I hesitate to answer this question, for the response depends on what one intends to concentrate on during graduate study. I have always tried to match a student with the strengths of a given program, whether theological, linguistic, literary, philological, archaeological, interdisciplinary, or whatever. Students looking for excellent mentors need not worry. They will be well served at a number of institutions.

What other projects can we expect to be forthcoming from you, who is publishing them, and when should they be available?

Besides the commentary on the book of Job, now complete, you can look for a monograph on Qoheleth entitled The Ironic Wink, which will appear in my series on Personalities of the Old Testament. Other volumes in this series are in the works (Steussy on Samuel, Koosed on Ruth, Balentine on Job, and Fried on Ezra). Beyond that, I am under contract to write a volume on Twentieth Century Interpretation of Wisdom literature for Brill. And more? Mi yodea”? Art is long, but time is fleeting!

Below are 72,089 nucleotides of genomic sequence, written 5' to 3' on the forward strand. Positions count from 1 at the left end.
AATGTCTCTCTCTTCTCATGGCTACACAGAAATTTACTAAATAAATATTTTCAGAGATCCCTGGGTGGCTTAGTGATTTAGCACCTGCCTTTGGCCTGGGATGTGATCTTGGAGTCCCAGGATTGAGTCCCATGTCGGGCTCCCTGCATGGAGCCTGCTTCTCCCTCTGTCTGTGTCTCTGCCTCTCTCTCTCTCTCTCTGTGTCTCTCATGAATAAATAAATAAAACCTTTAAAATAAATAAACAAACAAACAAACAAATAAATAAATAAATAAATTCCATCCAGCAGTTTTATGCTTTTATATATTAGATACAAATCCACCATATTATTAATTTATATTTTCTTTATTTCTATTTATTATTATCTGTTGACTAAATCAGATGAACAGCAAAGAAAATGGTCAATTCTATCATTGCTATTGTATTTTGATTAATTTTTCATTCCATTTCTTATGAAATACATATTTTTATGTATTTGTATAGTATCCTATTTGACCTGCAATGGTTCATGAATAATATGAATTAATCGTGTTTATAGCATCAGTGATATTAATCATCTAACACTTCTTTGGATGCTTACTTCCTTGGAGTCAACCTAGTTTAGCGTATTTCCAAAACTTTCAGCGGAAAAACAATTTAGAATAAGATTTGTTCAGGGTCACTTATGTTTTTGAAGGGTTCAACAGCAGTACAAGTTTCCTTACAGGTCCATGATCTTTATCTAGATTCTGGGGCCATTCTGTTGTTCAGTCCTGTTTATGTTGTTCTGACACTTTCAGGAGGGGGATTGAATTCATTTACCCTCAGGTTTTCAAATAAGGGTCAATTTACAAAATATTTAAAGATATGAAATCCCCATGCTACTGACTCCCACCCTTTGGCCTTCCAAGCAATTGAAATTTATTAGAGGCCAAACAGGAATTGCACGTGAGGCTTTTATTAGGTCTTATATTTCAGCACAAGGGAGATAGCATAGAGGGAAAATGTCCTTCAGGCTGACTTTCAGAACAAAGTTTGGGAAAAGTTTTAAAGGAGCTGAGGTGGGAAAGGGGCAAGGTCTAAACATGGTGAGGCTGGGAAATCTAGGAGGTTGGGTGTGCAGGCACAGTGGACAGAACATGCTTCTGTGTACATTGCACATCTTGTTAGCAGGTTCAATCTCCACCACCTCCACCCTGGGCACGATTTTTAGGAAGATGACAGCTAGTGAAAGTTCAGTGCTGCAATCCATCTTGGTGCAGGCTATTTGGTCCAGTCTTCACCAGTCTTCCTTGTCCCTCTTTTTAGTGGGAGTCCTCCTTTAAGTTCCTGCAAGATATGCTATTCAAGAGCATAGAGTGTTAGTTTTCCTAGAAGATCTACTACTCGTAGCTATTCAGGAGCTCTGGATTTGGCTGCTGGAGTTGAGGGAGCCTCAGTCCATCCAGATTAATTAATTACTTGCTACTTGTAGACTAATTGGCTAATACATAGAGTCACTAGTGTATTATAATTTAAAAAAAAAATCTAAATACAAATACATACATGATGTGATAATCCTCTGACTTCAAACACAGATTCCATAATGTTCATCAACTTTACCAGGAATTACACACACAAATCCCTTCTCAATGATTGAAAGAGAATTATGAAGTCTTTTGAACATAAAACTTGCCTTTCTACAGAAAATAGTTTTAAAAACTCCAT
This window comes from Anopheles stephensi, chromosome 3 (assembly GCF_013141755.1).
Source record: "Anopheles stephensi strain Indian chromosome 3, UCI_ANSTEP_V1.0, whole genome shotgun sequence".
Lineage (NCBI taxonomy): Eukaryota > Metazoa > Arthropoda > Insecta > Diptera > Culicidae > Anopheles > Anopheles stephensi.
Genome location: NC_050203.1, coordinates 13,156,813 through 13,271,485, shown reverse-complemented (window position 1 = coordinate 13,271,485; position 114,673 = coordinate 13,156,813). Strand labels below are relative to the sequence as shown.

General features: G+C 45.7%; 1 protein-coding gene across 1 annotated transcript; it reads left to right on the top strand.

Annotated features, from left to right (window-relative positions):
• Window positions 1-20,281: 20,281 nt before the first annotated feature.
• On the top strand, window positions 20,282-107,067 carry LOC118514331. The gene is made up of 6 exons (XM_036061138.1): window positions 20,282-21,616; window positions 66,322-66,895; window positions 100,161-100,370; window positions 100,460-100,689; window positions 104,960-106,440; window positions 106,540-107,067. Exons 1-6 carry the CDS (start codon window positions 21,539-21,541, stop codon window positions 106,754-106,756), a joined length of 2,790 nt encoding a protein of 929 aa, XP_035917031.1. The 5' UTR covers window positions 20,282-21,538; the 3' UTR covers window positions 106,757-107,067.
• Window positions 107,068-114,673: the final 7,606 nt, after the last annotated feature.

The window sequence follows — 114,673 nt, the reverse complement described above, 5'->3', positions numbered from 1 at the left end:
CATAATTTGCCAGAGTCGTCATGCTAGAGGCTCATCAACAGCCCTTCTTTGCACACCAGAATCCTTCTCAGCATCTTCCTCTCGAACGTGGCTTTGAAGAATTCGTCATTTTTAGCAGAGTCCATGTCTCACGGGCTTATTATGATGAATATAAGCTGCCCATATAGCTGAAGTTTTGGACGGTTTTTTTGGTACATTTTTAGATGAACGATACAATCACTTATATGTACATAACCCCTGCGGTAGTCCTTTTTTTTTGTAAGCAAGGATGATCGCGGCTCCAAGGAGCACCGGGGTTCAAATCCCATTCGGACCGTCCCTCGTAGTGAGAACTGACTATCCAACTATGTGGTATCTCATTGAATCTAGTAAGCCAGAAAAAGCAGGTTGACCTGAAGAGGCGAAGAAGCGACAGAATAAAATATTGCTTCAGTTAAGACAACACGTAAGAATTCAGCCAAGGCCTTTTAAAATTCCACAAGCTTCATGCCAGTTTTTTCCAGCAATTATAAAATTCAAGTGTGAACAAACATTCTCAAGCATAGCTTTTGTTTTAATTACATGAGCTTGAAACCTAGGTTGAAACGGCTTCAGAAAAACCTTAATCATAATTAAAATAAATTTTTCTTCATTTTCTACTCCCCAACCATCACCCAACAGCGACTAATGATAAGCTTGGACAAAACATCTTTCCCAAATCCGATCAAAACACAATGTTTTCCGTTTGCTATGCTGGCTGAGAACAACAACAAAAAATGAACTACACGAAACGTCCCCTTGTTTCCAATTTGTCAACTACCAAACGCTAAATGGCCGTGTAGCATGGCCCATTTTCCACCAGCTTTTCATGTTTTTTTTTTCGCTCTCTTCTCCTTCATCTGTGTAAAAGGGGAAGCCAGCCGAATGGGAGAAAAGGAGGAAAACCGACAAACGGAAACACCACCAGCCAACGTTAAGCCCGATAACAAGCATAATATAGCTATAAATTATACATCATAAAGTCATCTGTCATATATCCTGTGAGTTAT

Thank you, Dr. Crenshaw!

My Interview w/ Richard B. Hays of Duke University

I am pleased to post up my interview with Dr. Richard Hays, George Washington Ivey Professor of New Testament at Duke University’s Divinity School.  Some of you may be aware that Dr. Hays is a former teacher of mine during my master’s work at Duke; I was glad also to run in to him briefly at this past year’s SBL.  Despite my area of specialization being Hebrew Bible, I am and remain especially grateful to Dr. Hays for exposing me to the importance of seeing the Old Testament in the New, as well as helping Paul become a bit less(though not entirely!!) opaque!

Dr. Hays was kind enough to devote a great deal of time, energy, and thought to this interview.  It is my hope that you will read it as I did, with joy and interest, and emerge from it with a great deal of insight and knowledge.

Thank you, Dr. Hays, for agreeing to take part in this interview.  Can you start off by telling us a little about yourself and your educational and career history?